Sunday, February 28, 2016

South Carolina Sets Up Super Tuesday Endgame for Bernie Sanders

I was saying so much last night, "Hillary Clinton Wins South Carolina Primary (VIDEO)."

At Politico, "Hillary Clinton's romp dramatically narrows Bernie Sanders' path forward":
COLUMBIA, S.C. – A bruising, 48-point loss to Hillary Clinton in South Carolina Saturday night dramatically narrowed the path forward for Bernie Sanders, raising serious doubts about his ability to win the delegates needed to secure the Democratic nomination.

South Carolina will widen Clinton’s delegate lead, currently at one after her Nevada win. But more significant, the contest here demonstrated that the Vermont senator has failed to make any headway at all with African-American voters in the South – even with 200 paid Sanders staffers on the ground and nearly $2 million in television spending, Clinton swept the black vote by a five-to-one ratio, according to exit polls. Among black voters 65 and over, Clinton won by a stunning 96 to 3 percent.

“When we stand together there is no barrier too big to break,” Clinton said at her victory rally in Columbia, where she took the stage alone for the first time without Bill or Chelsea Clinton by her side. “Tomorrow, we take this campaign national.”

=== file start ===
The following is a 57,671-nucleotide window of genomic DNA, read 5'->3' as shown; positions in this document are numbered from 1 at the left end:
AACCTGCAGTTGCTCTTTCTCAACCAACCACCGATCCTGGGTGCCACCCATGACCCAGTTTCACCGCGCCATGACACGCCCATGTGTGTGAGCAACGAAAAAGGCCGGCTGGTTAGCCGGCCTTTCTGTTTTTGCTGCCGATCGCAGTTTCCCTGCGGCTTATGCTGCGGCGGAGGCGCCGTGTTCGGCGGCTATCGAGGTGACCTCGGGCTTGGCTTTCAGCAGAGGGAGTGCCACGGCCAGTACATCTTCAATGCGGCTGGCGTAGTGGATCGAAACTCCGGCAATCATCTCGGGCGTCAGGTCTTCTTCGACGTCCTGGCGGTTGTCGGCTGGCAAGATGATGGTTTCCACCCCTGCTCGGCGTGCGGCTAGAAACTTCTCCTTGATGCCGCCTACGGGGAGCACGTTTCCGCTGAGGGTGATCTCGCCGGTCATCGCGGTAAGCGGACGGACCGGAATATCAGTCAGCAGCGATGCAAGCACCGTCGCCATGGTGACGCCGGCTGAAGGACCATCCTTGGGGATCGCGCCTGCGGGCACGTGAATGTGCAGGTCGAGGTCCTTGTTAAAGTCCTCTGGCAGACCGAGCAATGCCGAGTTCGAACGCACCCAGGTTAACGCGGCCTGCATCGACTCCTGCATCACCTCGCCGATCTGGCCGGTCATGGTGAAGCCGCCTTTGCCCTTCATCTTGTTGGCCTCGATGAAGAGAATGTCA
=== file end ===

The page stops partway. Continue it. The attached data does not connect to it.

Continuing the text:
Now, heading into Super Tuesday when 11 states will cast ballots on March 1, Sanders will face possibly insurmountable contests in Georgia, Tennessee, Alabama, Arkansas and Virginia, all states with sizable black populations and where he has not invested as much time or money.

“Delegates determine the presidential nomination and I don’t see a path for Sanders to get there,” said Jeff Berman, a consultant to the Clinton campaign who ran Barack Obama’s 2008 delegate strategy.

Running through a best-case scenario for Sanders, Clinton operatives said they expect Sanders could win Colorado, Minnesota, Massachusetts, Oklahoma and Vermont – states tailor-made for Sanders because they are caucus states, predominantly white states, New England states, or states with a history of electing progressives.

But even if Sanders manages to pull out significant wins in all five, the delegate math will make it difficult for Sanders to catch up – they represent only one-third of the delegates up for grabs on March 1. And the Clinton campaign has invested heavily in states like Colorado and Minnesota in order to limit Sanders’ margins.

Sanders’ operatives said they are looking beyond Super Tuesday, to the more friendly terrain of Kansas, Nebraska, and Maine to deliver them wins. But by then, Clinton operatives predicted, it could be too little too late to close the delegate gap.

“Our delegate lead will only grow in the period after Super Tuesday,” Berman said.